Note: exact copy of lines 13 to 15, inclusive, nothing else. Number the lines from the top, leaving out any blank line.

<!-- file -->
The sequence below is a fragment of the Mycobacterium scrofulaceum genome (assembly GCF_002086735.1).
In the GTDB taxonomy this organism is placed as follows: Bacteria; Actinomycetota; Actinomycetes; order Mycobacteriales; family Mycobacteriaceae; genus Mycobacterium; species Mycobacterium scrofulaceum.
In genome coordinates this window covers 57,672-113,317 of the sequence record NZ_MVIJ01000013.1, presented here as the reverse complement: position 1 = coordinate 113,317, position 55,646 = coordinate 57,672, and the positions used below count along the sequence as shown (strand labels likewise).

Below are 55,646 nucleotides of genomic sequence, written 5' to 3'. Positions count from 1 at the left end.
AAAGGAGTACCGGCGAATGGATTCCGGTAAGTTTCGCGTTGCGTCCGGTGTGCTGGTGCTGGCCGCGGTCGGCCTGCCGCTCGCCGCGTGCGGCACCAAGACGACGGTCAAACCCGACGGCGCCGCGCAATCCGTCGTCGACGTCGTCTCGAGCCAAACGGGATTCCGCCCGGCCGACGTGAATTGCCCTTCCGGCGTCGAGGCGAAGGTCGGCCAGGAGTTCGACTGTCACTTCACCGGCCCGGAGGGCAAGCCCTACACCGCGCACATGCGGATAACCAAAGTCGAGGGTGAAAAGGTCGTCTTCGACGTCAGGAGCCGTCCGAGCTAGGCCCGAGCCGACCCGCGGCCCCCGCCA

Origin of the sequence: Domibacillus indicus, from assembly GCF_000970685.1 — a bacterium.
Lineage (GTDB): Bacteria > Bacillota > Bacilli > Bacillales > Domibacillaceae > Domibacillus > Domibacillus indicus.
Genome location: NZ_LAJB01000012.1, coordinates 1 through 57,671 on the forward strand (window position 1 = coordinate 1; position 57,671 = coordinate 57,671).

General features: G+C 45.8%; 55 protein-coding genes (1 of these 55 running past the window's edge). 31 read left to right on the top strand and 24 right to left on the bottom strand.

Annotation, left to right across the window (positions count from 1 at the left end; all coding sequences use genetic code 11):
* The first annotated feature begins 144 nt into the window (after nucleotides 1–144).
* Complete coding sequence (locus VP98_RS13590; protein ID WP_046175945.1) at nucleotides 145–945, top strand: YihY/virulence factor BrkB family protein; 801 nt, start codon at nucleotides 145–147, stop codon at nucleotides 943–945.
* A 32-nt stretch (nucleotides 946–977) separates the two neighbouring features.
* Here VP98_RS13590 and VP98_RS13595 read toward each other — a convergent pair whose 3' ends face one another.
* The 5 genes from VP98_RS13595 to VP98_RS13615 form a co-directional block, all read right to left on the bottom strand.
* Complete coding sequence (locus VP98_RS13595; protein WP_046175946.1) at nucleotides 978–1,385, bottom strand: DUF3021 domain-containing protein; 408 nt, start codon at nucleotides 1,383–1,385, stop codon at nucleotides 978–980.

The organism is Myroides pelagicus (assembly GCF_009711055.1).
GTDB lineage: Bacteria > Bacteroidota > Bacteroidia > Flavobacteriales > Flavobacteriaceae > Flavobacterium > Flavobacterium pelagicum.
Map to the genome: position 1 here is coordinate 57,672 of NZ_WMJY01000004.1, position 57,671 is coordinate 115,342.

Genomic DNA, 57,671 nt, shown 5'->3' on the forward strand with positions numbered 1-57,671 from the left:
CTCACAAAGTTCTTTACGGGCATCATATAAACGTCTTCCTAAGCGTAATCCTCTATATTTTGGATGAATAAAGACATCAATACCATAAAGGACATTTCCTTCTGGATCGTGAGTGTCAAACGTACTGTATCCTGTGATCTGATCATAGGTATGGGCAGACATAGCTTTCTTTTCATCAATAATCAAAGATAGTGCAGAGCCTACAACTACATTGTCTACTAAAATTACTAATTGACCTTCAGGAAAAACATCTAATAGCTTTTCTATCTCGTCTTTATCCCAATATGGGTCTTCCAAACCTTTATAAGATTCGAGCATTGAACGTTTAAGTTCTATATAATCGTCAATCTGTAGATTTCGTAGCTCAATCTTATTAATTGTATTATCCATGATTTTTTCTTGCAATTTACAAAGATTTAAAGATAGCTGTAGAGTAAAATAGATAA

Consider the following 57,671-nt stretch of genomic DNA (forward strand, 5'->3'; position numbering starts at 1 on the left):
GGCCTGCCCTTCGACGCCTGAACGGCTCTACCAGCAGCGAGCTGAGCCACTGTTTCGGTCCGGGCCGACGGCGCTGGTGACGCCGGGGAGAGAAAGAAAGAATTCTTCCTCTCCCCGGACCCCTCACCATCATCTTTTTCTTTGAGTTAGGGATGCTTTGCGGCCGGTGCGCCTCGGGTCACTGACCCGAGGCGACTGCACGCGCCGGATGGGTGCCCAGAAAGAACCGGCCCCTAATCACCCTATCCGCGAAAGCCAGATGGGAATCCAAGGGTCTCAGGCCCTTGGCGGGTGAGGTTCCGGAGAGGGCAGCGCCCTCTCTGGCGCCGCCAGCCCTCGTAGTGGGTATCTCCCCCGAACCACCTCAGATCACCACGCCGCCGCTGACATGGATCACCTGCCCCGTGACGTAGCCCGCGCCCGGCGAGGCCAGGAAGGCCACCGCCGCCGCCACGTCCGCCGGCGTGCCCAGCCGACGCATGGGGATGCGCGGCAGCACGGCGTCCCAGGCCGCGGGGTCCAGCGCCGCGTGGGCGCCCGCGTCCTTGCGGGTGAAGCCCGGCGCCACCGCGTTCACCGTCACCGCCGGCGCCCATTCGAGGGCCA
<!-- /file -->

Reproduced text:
* A 32-nt stretch (nucleotides 946–977) separates the two neighbouring features.
* Here VP98_RS13590 and VP98_RS13595 read toward each other — a convergent pair whose 3' ends face one another.
* The 5 genes from VP98_RS13595 to VP98_RS13615 form a co-directional block, all read right to left on the bottom strand.